1) Although both words might be taken at face value, they more frequently referred to individuals with supposed occult skills, and were used especially of people who might heal sick animals or locate missing objects.
1567 Robt Garmann parochie de Lowdame ... is commonly reputed to be a wiseman or sorceror ... he hayth healed beastes beinge forspoken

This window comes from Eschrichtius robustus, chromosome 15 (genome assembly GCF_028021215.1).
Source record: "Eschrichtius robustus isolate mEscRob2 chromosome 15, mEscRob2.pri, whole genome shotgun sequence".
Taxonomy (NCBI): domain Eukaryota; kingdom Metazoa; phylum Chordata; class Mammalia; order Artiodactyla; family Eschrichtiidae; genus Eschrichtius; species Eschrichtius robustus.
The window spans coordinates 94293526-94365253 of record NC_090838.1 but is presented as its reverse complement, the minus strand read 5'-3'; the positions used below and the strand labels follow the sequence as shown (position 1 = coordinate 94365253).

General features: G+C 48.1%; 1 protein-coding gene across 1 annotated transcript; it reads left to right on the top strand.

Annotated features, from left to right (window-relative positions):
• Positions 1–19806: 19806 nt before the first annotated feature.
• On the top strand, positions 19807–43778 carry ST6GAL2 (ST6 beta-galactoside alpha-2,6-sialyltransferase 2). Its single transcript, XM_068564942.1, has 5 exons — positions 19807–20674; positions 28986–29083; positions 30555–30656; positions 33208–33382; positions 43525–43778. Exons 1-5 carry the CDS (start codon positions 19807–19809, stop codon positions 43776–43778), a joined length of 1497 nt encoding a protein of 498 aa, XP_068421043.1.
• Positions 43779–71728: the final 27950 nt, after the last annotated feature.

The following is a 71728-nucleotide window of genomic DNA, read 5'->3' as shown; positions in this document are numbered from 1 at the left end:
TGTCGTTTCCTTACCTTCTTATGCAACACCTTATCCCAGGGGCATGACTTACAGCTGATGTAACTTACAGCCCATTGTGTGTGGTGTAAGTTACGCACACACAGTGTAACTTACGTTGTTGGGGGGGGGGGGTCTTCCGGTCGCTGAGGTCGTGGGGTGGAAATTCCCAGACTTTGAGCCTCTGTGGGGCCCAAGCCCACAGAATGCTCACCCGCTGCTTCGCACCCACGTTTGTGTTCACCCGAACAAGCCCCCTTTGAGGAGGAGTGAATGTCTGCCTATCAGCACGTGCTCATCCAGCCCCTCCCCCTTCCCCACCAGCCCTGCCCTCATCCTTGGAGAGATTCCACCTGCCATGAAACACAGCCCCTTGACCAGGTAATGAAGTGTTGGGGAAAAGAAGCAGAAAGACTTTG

1598 he sent to one Haigh widdowe or widdowe Carr of Darfield reputed wise women to knowe a remedy for his sicknes, Darton
1657 Francis Metcalffe of Stanningley Greene, wiseman
1693 William Beever whoe the common people call a wise man ... can tell where to finde things that are lost ... by a booke whiche he calls an alminacke, Silkstone. In a court case reported in the Doncaster Gazette of 1 July, 1834, John Crossley and his wife denied consulting a ‘cunning’ man or a wise man.